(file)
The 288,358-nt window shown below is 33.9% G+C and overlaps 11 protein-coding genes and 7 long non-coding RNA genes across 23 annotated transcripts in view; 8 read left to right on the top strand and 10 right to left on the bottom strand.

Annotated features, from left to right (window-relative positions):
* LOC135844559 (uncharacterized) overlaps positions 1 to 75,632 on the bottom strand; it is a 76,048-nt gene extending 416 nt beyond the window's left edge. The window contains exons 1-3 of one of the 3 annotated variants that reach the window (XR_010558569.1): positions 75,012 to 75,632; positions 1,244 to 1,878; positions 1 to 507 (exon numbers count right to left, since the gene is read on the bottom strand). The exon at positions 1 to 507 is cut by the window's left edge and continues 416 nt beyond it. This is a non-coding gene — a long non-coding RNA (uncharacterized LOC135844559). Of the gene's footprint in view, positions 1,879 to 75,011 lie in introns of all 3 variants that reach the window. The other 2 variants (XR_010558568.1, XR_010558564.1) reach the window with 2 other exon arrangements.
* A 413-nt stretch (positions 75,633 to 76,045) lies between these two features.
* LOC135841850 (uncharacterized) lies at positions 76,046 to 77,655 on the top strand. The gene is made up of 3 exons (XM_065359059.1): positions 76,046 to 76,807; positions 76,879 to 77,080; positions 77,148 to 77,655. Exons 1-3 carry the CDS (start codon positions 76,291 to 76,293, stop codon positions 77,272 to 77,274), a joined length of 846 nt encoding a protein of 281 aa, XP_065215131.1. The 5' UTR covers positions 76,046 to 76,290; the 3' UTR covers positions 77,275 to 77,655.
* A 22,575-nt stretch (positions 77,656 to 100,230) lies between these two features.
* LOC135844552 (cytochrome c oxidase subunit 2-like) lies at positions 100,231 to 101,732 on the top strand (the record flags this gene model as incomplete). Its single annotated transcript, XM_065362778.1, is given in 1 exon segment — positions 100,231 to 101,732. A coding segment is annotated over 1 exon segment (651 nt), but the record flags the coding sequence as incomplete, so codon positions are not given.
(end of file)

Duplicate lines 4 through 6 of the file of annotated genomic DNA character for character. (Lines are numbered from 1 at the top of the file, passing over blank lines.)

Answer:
* A 413-nt stretch (positions 75,633 to 76,045) lies between these two features.
* LOC135841850 (uncharacterized) lies at positions 76,046 to 77,655 on the top strand. The gene is made up of 3 exons (XM_065359059.1): positions 76,046 to 76,807; positions 76,879 to 77,080; positions 77,148 to 77,655. Exons 1-3 carry the CDS (start codon positions 76,291 to 76,293, stop codon positions 77,272 to 77,274), a joined length of 846 nt encoding a protein of 281 aa, XP_065215131.1. The 5' UTR covers positions 76,046 to 76,290; the 3' UTR covers positions 77,275 to 77,655.
* A 22,575-nt stretch (positions 77,656 to 100,230) lies between these two features.